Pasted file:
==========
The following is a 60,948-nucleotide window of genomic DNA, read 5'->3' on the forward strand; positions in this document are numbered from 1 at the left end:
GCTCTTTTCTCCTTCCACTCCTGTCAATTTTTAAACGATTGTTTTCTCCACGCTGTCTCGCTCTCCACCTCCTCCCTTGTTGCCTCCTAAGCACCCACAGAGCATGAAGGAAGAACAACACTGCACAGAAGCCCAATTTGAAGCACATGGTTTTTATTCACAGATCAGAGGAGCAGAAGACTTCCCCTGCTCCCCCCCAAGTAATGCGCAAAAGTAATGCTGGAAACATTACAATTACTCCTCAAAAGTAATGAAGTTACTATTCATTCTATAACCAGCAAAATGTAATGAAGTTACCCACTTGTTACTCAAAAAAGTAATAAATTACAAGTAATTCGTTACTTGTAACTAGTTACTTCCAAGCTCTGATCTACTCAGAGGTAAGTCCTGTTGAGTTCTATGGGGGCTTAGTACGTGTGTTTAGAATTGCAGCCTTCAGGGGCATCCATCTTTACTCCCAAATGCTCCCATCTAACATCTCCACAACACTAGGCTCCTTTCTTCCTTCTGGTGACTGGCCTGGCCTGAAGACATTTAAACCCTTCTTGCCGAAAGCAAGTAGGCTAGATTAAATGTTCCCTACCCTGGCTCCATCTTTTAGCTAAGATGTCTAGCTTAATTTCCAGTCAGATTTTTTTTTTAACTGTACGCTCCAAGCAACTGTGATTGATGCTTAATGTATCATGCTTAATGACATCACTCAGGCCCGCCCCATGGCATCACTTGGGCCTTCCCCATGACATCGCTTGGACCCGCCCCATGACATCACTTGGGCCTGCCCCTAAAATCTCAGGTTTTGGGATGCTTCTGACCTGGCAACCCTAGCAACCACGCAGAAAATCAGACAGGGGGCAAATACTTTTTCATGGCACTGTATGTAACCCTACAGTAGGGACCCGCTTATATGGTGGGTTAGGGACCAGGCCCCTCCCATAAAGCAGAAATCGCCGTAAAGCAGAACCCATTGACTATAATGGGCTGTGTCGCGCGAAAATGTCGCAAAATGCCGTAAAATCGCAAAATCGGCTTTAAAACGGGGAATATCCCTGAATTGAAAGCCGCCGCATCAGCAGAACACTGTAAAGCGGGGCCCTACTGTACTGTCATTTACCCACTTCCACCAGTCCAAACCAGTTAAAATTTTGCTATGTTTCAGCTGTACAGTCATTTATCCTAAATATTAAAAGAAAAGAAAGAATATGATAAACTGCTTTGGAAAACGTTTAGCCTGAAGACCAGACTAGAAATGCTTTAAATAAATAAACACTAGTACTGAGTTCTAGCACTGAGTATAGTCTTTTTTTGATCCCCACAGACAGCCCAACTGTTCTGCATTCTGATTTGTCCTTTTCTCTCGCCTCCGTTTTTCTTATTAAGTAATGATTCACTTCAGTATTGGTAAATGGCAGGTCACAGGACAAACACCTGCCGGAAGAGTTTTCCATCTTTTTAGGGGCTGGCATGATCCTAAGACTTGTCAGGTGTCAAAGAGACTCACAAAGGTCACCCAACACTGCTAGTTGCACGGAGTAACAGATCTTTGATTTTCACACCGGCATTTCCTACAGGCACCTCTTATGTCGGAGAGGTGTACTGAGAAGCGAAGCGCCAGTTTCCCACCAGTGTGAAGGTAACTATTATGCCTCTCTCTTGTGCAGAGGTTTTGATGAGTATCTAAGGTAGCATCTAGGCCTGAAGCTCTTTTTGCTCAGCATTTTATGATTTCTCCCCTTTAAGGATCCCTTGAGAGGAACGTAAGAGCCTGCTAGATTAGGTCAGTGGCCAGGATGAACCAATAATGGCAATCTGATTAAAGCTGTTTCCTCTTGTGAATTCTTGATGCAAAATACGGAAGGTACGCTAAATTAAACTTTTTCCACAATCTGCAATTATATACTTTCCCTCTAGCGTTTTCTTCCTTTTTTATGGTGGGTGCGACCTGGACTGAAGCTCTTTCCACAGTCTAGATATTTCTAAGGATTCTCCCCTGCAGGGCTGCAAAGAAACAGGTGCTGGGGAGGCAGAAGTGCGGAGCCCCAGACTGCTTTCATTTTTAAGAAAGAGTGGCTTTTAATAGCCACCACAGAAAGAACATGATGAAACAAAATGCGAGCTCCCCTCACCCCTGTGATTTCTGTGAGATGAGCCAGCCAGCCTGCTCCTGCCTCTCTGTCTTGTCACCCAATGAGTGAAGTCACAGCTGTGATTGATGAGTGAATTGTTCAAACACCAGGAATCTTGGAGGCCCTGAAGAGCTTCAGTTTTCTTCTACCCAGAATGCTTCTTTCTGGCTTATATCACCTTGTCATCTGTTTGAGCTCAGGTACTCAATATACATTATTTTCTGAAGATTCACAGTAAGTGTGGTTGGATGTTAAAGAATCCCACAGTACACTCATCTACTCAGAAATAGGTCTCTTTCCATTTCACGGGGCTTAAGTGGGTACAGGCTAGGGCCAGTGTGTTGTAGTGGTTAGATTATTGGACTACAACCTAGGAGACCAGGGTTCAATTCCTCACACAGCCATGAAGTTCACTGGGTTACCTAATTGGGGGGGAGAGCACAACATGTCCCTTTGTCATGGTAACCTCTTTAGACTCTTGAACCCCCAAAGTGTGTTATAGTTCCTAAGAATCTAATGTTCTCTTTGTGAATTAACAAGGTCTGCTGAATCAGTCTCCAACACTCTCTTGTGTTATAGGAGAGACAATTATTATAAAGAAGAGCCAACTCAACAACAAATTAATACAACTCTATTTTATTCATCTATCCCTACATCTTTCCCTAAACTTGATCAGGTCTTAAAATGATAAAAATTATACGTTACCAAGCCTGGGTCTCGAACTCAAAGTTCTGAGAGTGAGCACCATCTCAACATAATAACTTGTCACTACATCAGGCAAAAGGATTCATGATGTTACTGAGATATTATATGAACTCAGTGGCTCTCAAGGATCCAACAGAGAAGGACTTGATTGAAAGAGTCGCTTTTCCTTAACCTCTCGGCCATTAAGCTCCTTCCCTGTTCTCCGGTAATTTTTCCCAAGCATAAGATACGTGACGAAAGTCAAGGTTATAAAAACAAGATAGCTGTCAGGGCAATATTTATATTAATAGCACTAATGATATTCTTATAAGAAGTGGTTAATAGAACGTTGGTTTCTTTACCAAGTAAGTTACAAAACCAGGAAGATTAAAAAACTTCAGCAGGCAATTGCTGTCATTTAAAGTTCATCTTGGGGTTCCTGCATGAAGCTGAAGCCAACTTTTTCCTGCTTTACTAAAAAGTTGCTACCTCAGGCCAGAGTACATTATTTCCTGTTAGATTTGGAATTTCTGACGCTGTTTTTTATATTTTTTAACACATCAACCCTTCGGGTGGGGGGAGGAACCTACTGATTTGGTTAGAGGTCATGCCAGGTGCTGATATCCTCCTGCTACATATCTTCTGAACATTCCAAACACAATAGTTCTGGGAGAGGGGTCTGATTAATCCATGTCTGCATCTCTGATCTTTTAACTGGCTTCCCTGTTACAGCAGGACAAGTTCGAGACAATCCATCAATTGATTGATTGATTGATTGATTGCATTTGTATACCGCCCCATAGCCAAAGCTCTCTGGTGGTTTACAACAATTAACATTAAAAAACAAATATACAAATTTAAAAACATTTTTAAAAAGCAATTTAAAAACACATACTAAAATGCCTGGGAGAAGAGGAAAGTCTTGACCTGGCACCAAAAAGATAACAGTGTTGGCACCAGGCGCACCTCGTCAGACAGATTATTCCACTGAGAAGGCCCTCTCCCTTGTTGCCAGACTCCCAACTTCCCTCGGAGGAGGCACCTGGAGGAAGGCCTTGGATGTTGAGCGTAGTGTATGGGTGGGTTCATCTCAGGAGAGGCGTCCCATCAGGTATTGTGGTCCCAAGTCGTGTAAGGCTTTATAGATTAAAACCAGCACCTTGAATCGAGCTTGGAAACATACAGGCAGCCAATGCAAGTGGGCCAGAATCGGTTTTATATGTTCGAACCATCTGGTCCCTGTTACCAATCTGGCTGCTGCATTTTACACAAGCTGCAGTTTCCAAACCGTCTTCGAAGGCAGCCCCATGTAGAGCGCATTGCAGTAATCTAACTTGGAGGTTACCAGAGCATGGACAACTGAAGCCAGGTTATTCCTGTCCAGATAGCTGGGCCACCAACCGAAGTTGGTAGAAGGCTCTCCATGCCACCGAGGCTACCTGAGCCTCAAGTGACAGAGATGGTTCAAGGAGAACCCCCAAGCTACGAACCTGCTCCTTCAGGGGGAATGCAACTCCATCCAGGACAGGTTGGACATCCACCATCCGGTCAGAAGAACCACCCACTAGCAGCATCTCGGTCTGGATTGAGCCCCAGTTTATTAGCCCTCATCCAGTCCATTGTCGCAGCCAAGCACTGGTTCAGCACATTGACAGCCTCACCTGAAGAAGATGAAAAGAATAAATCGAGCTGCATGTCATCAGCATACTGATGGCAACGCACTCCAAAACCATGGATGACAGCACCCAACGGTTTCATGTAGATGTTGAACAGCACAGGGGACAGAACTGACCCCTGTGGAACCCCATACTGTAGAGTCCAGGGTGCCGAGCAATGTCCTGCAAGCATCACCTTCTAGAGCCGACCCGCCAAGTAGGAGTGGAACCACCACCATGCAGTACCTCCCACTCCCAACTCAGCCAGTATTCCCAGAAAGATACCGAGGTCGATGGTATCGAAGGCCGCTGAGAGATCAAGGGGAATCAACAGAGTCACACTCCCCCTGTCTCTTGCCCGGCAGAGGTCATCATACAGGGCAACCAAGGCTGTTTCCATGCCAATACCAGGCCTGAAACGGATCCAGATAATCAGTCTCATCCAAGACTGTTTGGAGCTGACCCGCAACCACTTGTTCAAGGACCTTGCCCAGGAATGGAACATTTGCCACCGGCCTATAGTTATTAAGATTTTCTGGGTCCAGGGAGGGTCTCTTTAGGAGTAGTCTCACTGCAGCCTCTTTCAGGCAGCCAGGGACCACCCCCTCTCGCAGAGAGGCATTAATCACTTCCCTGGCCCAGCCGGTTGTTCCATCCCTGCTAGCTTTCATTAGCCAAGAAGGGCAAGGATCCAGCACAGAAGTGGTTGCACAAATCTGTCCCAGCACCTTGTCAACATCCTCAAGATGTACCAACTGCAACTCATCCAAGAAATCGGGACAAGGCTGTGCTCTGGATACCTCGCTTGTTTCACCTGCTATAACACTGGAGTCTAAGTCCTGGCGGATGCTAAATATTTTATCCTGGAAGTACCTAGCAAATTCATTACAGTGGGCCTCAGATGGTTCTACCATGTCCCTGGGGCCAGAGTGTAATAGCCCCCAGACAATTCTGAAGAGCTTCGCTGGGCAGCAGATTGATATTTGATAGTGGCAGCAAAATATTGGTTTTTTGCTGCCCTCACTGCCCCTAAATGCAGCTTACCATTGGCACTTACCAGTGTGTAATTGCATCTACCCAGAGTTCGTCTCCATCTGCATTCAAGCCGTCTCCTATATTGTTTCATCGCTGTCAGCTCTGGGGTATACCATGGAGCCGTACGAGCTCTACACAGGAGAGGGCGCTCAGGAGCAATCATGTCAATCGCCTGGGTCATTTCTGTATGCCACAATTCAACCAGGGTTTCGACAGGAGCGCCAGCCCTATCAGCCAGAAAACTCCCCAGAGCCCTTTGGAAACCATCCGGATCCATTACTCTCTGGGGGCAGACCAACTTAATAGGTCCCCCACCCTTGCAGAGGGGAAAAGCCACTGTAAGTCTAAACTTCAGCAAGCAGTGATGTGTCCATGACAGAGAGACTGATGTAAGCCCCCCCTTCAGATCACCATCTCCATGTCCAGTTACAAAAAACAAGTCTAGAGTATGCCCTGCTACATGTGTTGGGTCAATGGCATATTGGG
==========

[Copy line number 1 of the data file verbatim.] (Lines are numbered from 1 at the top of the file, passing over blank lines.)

The following is a 60,948-nucleotide window of genomic DNA, read 5'->3' on the forward strand; positions in this document are numbered from 1 at the left end: